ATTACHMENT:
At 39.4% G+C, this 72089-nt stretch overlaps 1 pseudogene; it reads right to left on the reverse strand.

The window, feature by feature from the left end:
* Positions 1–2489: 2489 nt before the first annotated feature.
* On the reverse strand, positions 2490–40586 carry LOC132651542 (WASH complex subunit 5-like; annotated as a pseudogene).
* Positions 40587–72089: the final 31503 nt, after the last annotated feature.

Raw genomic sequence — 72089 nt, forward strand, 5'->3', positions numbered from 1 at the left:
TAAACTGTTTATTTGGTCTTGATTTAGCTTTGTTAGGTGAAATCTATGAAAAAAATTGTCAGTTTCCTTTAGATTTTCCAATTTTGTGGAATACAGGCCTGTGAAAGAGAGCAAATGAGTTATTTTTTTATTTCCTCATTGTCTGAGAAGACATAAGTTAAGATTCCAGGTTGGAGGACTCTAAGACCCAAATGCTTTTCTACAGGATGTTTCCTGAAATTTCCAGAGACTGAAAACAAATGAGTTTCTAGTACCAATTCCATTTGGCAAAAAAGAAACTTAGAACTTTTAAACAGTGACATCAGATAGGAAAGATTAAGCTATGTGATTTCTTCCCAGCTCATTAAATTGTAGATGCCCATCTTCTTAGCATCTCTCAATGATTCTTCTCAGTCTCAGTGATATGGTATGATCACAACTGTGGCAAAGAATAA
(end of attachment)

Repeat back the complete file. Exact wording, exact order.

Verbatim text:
At 39.4% G+C, this 72089-nt stretch overlaps 1 pseudogene; it reads right to left on the reverse strand.

The window, feature by feature from the left end:
* Positions 1–2489: 2489 nt before the first annotated feature.
* On the reverse strand, positions 2490–40586 carry LOC132651542 (WASH complex subunit 5-like; annotated as a pseudogene).
* Positions 40587–72089: the final 31503 nt, after the last annotated feature.

Raw genomic sequence — 72089 nt, forward strand, 5'->3', positions numbered from 1 at the left:
TAAACTGTTTATTTGGTCTTGATTTAGCTTTGTTAGGTGAAATCTATGAAAAAAATTGTCAGTTTCCTTTAGATTTTCCAATTTTGTGGAATACAGGCCTGTGAAAGAGAGCAAATGAGTTATTTTTTTATTTCCTCATTGTCTGAGAAGACATAAGTTAAGATTCCAGGTTGGAGGACTCTAAGACCCAAATGCTTTTCTACAGGATGTTTCCTGAAATTTCCAGAGACTGAAAACAAATGAGTTTCTAGTACCAATTCCATTTGGCAAAAAAGAAACTTAGAACTTTTAAACAGTGACATCAGATAGGAAAGATTAAGCTATGTGATTTCTTCCCAGCTCATTAAATTGTAGATGCCCATCTTCTTAGCATCTCTCAATGATTCTTCTCAGTCTCAGTGATATGGTATGATCACAACTGTGGCAAAGAATAA